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Kroger Donates $500,000 Facility to Competitor so Community Won't Be Left Without a Grocery Store

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For nearly two years, the residents of Orange Mound, a neighborhood in Memphis, Tennessee, have been without a proper grocery store.

When Kroger, the major grocer in Orange Mound, closed its doors in 2018, residents were forced to travel farther away — a 30-minute ride by city bus — to purchase groceries.

But city leaders and two competing grocery chains worked together to come up with a solution that will restore a full-service grocer to the neighborhood.

“[Residents] have been crying out for the last 20 months because they didn’t have a full-service grocery story in the heart of the community,” Memphis City Councilwoman Jamita Swearengen told the Memphis Business Journal. “It’s very difficult to catch a bus with a lot of groceries in hand.”

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Kroger had hoped that Superlo Foods, a competing grocery chain, would take up residence in the vacant building, but Superlo was not in a financial position to purchase the building and open another store.

Kroger hoped to find a buyer for the facility, but ultimately, corporate leaders put the needs of the people above the need for a profit by donating the $500,000 vacant building to Superlo.

City leaders, including Swearengen and Memphis mayor Jim Strickland, worked with the presidents of Superlo and Kroger to make the deal happen. The city is assisting with the deal, giving Superlo a $100,000 grant to get the store up and running.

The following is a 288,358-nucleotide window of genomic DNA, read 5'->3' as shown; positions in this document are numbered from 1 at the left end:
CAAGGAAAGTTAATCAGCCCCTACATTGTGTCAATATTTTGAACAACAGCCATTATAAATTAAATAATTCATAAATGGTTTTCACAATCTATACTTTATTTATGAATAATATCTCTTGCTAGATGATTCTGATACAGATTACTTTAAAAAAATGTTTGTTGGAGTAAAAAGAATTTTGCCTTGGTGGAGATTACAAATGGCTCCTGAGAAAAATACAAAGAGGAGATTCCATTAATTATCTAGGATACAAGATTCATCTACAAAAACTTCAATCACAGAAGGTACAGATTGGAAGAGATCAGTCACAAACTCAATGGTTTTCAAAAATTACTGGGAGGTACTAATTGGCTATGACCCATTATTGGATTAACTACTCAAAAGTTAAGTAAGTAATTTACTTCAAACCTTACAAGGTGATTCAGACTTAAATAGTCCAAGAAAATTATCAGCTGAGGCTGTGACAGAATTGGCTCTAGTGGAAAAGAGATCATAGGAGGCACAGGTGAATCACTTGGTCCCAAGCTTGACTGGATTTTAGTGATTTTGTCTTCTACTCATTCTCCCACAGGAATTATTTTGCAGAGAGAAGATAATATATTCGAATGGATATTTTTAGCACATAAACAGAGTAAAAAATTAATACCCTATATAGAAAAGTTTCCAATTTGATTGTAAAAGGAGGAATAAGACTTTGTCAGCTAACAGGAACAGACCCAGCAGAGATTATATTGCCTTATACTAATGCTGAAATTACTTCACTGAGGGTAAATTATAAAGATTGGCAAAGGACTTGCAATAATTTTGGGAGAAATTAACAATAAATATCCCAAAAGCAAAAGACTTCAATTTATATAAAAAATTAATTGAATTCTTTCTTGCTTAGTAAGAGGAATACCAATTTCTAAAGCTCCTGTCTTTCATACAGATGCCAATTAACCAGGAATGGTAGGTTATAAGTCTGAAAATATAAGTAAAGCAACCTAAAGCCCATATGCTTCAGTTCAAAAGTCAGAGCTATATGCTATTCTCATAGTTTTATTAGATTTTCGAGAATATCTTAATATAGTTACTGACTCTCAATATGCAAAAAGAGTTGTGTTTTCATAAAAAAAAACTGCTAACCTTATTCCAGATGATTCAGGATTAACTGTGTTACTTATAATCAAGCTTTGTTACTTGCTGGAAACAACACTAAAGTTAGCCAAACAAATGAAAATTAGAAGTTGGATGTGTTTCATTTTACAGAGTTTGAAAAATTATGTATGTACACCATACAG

Kroger Delta Division President Victor Smith said this is the first time that Kroger’s has donated a building to a competitor in the company’s 136-year history.

“[Since arriving in December], I’ve heard a lot about this one important promise we made to the community … to bring a grocer back to historic Orange Mound,” Smith said. “We can drop the competition for a moment.”

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The two grocery stores made the announcement on Sept. 30, the camaraderie evident between Superlo president Randy Stepherson and his Kroger rival Smith.

The two men stood proudly behind the community of Orange Mound, happy to announce the historic decision.

“I’d never expect to be standing in the lobby of Kroger Delta Division headquarters with [a Kroger] sign behind me,” Stepherson said with a laugh.

“I’d like to commend Kroger, this one time, for what they’ve done for the community.”

Stepherson hopes to open the new Superlo store by the end of the year.

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A graduate of Grand Canyon University, Kim Davis has been writing for The Western Journal since 2015, focusing on lifestyle stories.
Kim Davis began writing for The Western Journal in 2015. Her primary topics cover family, faith, and women. She has experience as a copy editor for the online publication Thoughtful Women. Kim worked as an arts administrator for The Phoenix Symphony, writing music education curriculum and leading community engagement programs throughout the region. She holds a degree in music education from Grand Canyon University with a minor in eating tacos.
Birthplace
Page, Arizona
Education
Bachelor of Science in Music Education
Location
Phoenix, Arizona
Languages Spoken
English
Topics of Expertise
Lifestyle & Human Interest




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